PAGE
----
18 Feb Winning tradition: Wonderview surges toward state tourney
by Mark Oliver
When it comes to high school basketball in the 501, Wonderview has consistently been synonymous with success.
After two head coaching changes this season, however, the reigning girls’ state champions are out to prove that no challenge is too great at stopping them from reaching the title game for a third-consecutive year. Interim head coach Jerod Squires says his team has all the pieces in place to repeat history.
“When you win a state championship and have the pedigree of players coming back off that team, they expect to win, no matter who is coaching them on the sidelines,” Squires said. “Our girls have won some big ballgames this year. I can remember when they beat Vilonia, which was one of the top-ranked teams in the state, regardless of classification, at the time. Most teams would be ecstatic and going crazy to get a win like that, but it was ho-hum to them because they expect to win every basketball game they play.”
At press time, the Lady Daredevils (24-6, 15-1 Class 5-1A) have shown no signs of slowing down.
Averaging 58 points per game, Wonderview has already captured the conference crown and is blazing the trail toward another deep postseason run.
“I’ve been around these girls since they were in seventh grade,” Squires said. “I know their personalities and skillsets, and when it comes to coaching them, our strategy is to let them do what they do and be who they are. Our main goal right now is to try and stay healthy. We have a few girls who are banged up right now, and we want to get them healed and healthy so that we can make a deep run in the postseason. Their deep tradition makes up for a lot of areas that may be lacking. When you’re used to winning and you expect to win every time you hit the floor, there are very few teams across the state that can compete with that.”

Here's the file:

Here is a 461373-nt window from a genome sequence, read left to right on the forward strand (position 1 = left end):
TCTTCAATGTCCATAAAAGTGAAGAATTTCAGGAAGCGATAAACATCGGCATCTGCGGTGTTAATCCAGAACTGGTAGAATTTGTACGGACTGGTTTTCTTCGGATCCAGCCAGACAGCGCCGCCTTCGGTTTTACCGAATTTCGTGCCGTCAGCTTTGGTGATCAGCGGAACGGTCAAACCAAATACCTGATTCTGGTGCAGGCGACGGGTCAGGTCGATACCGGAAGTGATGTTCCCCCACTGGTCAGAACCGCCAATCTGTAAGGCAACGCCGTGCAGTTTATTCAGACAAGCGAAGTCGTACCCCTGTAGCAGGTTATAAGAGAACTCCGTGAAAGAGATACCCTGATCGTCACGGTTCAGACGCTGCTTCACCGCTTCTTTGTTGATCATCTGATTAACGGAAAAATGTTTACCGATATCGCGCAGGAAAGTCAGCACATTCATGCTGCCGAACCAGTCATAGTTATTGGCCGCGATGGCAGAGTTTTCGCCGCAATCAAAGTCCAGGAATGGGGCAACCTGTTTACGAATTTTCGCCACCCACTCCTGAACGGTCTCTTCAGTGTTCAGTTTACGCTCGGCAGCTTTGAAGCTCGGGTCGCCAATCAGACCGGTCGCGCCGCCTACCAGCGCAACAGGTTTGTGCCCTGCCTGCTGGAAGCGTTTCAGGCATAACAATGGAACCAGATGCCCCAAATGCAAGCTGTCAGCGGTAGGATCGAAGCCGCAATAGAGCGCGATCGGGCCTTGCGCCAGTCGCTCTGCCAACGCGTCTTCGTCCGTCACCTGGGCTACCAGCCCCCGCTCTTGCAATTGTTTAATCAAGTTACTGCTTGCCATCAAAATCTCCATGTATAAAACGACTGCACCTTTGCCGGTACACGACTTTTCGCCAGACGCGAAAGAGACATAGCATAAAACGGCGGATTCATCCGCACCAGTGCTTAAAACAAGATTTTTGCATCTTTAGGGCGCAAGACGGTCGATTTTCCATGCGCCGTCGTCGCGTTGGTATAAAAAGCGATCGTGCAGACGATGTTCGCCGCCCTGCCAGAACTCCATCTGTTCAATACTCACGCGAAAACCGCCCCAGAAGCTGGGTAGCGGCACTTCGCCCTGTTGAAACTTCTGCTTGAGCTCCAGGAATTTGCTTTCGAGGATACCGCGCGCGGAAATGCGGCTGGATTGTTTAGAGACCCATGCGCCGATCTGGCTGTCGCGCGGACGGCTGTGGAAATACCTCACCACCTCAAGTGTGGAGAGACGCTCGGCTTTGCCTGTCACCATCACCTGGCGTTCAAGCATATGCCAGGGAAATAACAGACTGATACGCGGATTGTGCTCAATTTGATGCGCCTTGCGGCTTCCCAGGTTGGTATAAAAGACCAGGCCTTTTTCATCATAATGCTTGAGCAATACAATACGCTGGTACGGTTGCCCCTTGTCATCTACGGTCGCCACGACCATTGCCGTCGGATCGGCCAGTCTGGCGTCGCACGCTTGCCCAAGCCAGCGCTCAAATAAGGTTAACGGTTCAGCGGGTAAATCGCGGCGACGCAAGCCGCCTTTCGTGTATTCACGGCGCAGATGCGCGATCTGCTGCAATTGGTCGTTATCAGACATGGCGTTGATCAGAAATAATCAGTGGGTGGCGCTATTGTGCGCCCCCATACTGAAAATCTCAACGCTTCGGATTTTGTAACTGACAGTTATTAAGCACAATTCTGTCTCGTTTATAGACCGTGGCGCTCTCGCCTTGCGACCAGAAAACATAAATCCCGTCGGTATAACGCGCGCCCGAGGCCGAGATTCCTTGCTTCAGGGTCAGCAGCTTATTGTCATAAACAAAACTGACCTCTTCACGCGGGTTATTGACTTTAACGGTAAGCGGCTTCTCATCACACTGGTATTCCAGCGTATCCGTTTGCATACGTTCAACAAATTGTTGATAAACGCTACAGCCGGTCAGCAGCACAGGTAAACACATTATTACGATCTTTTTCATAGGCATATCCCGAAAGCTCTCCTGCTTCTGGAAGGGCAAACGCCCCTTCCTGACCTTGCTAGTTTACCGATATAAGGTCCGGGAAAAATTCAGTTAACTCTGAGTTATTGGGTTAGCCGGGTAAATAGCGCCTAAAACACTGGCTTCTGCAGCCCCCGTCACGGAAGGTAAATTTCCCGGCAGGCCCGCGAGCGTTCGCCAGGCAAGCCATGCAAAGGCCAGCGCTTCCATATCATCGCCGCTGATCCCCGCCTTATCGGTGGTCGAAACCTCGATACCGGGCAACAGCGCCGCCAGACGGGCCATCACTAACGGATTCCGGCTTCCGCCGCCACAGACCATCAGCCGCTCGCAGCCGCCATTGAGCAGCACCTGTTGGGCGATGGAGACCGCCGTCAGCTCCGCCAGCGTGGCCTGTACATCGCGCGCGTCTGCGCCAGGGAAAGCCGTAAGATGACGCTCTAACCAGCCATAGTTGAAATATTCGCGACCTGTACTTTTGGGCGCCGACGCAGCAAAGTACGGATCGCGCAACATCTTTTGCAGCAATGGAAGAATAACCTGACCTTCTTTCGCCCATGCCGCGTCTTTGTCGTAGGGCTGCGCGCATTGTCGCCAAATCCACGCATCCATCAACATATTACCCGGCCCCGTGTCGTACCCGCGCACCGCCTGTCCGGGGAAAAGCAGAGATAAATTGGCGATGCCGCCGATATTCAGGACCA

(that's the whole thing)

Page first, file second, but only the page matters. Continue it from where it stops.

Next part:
As the team prepares for the postseason, Squires and the Lady Daredevils are treating each game as the Class 1A championship game.
“When you’re the reigning state champion, you are everyone’s biggest game of the year,” Squires said. “Everyone is gunning for you. When it comes to the regional and state tournament, there is always that one ballgame that comes down to you needing a big break. We have to give it our best shot every game, so that when that one game comes, we’re ready to overcome the challenge. It never hurts to have a little luck on your side as well.”
At its core, the Lady Daredevils’ success is driven by the team’s strong senior leadership.
“Our four seniors — Hadley Jones, Faith Byers, Bailey Wright and Kailey Gullett — are our biggest leaders on and off the floor,” Squires said.
“As good of basketball players as they are, they’re even better young ladies. They’re great role models for our younger kids and great students as well. All four of them are aiming to be honor graduates this year. They’re great kids who come from great families and supportive parents. As a coach, it’s exactly what you look for and dream for from kids and parents.”
More important than any trophy or award, Squires hopes that the team’s success carries a different message to athletes across the 501.
“For all the younger athletes out there, I would say to work as hard as you possibly can,” Squires said. “When you think you’re giving it everything you have, find more to give. Be coachable. As coaches, we sometimes have to constructively criticize our players, which isn’t always taken the right way these days, but it’s because we see something in you that is special and it’s our job to take that to the next level. Learning how to be comfortable at being uncomfortable will help you grow into a successful athlete and individual one day.”
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